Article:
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By Laura Corsig, IBCLC

After giving birth, the practice of rooming in provides the best start for you and your baby. Bonding with your new baby in a nurturing, family environment is important right from the beginning.

"Rooming in" means you and your baby will be together in the hospital, unless there is a medical reason either of you needs to receive care separately. Research proves mother and baby do better together, and as a lactation consultant, I see the value of rooming in every day. Babies who room in cry less and feed better, and mothers who room in are calmer and better prepared to care for their baby at home.

The concept of rooming in has been around since childbirth moved out of homes and into hospitals. Rooming in gained popularity in the 1940s when research proved that babies who were cared for in mothers’ rooms were less at risk of infections spread in nurseries. In the 1970s, when birthrates declined, some hospitals marketed childbirth as a “week’s vacation” to weary mothers, encouraging mothers to send babies to “state-of-the-art” newborn nurseries. There, nurses were trained, often by formula sales representatives, to bottle feed babies formula so new mothers would not be interrupted by their babies.

Mother with newbornToday, hospitals worldwide are working to improve maternity practices, and rooming in is reemerging because of its positive effects on breastfeeding and on maternal confidence. The World Health Organization (WHO) recommends hospitals follow “Ten Steps to Successful Breastfeeding,” citing multitudes of research proving breast milk’s important role in the life-long health of babies and their mothers. Step seven of “Ten Steps to Successful Breastfeeding” is “Practice rooming in. Allow mothers and infants to remain together 24 hours per day.”

Hospitals are changing to accommodate rooming in. Traditional “newborn nurseries,” where hospital staff used to care for babies (including feeding, changing, swaddling, holding and rocking) are now “newborn observation units,” where babies who need it can receive medical care too comprehensive to be delivered in the mother’s room. When rooming in, all routine medical care occurs in the mother’s room.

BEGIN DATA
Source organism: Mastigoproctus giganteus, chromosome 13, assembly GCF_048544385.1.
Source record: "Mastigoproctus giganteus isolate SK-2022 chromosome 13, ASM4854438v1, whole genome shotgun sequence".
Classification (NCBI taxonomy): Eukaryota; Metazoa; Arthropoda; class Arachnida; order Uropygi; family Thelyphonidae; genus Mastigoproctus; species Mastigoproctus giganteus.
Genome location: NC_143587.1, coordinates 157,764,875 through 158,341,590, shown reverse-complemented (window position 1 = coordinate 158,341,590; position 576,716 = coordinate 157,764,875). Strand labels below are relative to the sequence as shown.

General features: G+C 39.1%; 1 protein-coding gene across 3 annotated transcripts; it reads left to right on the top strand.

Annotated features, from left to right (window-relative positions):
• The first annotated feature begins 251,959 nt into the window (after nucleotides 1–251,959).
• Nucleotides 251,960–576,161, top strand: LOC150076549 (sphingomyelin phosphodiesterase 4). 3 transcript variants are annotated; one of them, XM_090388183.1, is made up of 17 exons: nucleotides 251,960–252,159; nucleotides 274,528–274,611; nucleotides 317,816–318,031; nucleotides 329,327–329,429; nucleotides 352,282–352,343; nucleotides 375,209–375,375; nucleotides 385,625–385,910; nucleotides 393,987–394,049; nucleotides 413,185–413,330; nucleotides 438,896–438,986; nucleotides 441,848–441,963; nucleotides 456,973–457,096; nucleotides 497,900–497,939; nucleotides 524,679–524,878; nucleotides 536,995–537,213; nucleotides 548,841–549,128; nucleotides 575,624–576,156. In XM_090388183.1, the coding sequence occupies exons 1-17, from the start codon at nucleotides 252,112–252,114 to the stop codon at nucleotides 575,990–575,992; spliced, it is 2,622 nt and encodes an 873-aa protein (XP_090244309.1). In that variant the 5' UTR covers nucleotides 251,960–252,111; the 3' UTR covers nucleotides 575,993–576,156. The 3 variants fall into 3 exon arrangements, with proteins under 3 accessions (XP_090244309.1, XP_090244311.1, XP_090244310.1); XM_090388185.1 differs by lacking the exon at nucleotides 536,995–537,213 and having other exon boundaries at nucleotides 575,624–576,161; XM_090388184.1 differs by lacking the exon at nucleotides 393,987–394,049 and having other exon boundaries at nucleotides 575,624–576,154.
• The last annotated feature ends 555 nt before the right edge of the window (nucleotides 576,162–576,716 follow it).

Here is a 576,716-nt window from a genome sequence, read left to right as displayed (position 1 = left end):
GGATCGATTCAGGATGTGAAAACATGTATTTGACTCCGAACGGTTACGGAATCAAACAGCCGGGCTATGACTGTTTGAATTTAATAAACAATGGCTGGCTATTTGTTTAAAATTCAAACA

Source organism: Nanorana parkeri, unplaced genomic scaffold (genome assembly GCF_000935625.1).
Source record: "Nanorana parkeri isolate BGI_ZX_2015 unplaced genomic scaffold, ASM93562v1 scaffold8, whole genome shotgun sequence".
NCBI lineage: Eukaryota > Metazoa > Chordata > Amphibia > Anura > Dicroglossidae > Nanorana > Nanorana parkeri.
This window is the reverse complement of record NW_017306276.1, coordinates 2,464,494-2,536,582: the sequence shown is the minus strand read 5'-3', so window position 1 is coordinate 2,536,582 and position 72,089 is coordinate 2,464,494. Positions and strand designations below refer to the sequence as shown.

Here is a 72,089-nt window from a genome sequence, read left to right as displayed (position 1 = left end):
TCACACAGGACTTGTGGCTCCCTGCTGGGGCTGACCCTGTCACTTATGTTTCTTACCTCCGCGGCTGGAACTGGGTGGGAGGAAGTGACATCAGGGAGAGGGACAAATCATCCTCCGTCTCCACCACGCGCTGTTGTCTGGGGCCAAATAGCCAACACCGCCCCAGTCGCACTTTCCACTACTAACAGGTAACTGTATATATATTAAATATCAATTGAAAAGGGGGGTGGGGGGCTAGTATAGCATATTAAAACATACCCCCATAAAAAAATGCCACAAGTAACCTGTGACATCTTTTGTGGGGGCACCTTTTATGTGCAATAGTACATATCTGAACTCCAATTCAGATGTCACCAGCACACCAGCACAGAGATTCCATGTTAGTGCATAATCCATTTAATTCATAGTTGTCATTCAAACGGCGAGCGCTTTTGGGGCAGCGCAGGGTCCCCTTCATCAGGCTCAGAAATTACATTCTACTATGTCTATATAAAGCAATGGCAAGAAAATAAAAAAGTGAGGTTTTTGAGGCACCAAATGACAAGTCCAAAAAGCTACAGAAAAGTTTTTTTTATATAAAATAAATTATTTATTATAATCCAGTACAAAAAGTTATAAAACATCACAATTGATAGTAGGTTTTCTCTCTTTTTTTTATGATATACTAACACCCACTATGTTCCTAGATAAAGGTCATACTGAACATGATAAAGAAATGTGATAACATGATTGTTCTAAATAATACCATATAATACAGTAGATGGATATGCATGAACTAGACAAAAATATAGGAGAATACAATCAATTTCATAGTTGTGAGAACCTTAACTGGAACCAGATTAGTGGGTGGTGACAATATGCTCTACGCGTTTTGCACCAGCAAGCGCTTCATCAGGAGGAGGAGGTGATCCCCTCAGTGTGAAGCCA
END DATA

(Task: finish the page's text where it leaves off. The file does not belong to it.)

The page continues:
As a lactation consultant, I recommend rooming in because I see how well mothers and babies do when they stay together. Babies who room in cry less, are more calm, more wakeful and their behavior is more consistent. Rooming in allows time for skin-to-skin care with parents, which helps babies thrive. Babies who room in are usually better at breastfeeding than babies who are separated from their parents. Mothers who room in are calmer and more confident, thanks in part to oxytocin, a hormone produced when a mother is with her baby. Previous generations, who did not know the role of oxytocin in motherhood, thought they were helping mothers by “taking her baby” and allowing her to “get some rest.” New research tells us when mothers are without their babies they produce less oxytocin and therefore experience less of the good physical and emotional responses oxytocin brings, such as increased breast milk and decreased cortisol (a hormone that causes stress).

Birth is an exciting, emotional time that is as stressful for babies as it is for mothers. While it may seem tempting to “send your baby to the nursery,” remember, after a long, exhausting day, everyone needs to be comforted...together.

Learn more about maternity services, including breastfeeding services, at Novant Health